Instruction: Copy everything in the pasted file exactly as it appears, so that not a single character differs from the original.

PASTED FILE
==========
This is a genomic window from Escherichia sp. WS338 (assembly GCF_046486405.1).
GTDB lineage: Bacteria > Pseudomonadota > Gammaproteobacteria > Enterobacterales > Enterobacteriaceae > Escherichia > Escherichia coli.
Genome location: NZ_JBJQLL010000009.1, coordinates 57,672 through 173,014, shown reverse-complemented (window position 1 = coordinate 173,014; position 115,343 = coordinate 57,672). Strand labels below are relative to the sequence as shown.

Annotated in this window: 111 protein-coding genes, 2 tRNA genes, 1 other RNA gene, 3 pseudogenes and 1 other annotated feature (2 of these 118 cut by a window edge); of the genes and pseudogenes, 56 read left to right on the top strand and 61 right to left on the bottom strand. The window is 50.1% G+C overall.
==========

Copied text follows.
This is a genomic window from Escherichia sp. WS338 (assembly GCF_046486405.1).
GTDB lineage: Bacteria > Pseudomonadota > Gammaproteobacteria > Enterobacterales > Enterobacteriaceae > Escherichia > Escherichia coli.
Genome location: NZ_JBJQLL010000009.1, coordinates 57,672 through 173,014, shown reverse-complemented (window position 1 = coordinate 173,014; position 115,343 = coordinate 57,672). Strand labels below are relative to the sequence as shown.

Annotated in this window: 111 protein-coding genes, 2 tRNA genes, 1 other RNA gene, 3 pseudogenes and 1 other annotated feature (2 of these 118 cut by a window edge); of the genes and pseudogenes, 56 read left to right on the top strand and 61 right to left on the bottom strand. The window is 50.1% G+C overall.